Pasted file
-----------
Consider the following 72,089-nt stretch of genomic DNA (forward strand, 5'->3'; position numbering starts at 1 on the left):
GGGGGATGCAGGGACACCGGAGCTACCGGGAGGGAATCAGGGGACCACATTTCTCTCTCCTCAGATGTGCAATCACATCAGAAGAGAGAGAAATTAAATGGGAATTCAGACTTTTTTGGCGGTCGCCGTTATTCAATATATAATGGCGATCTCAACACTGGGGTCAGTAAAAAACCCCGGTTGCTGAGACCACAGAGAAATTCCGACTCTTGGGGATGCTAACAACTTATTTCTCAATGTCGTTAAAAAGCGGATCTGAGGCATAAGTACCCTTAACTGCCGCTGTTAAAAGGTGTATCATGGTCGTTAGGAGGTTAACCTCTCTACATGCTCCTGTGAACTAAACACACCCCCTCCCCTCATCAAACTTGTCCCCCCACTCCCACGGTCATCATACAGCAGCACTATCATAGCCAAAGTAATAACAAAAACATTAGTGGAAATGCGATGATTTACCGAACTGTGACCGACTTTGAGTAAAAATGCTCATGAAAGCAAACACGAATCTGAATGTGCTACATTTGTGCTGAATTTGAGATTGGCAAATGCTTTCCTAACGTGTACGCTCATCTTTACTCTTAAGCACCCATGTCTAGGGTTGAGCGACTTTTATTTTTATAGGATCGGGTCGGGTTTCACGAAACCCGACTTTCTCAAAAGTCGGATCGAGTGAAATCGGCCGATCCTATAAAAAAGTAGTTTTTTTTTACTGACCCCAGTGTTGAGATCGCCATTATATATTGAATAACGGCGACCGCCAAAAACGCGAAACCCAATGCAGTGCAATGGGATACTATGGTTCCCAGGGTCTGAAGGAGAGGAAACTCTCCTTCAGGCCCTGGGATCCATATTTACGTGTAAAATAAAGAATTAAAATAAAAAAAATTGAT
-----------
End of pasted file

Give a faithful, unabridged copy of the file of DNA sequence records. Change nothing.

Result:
Consider the following 72,089-nt stretch of genomic DNA (forward strand, 5'->3'; position numbering starts at 1 on the left):
GGGGGATGCAGGGACACCGGAGCTACCGGGAGGGAATCAGGGGACCACATTTCTCTCTCCTCAGATGTGCAATCACATCAGAAGAGAGAGAAATTAAATGGGAATTCAGACTTTTTTGGCGGTCGCCGTTATTCAATATATAATGGCGATCTCAACACTGGGGTCAGTAAAAAACCCCGGTTGCTGAGACCACAGAGAAATTCCGACTCTTGGGGATGCTAACAACTTATTTCTCAATGTCGTTAAAAAGCGGATCTGAGGCATAAGTACCCTTAACTGCCGCTGTTAAAAGGTGTATCATGGTCGTTAGGAGGTTAACCTCTCTACATGCTCCTGTGAACTAAACACACCCCCTCCCCTCATCAAACTTGTCCCCCCACTCCCACGGTCATCATACAGCAGCACTATCATAGCCAAAGTAATAACAAAAACATTAGTGGAAATGCGATGATTTACCGAACTGTGACCGACTTTGAGTAAAAATGCTCATGAAAGCAAACACGAATCTGAATGTGCTACATTTGTGCTGAATTTGAGATTGGCAAATGCTTTCCTAACGTGTACGCTCATCTTTACTCTTAAGCACCCATGTCTAGGGTTGAGCGACTTTTATTTTTATAGGATCGGGTCGGGTTTCACGAAACCCGACTTTCTCAAAAGTCGGATCGAGTGAAATCGGCCGATCCTATAAAAAAGTAGTTTTTTTTTACTGACCCCAGTGTTGAGATCGCCATTATATATTGAATAACGGCGACCGCCAAAAACGCGAAACCCAATGCAGTGCAATGGGATACTATGGTTCCCAGGGTCTGAAGGAGAGGAAACTCTCCTTCAGGCCCTGGGATCCATATTTACGTGTAAAATAAAGAATTAAAATAAAAAAAATTGAT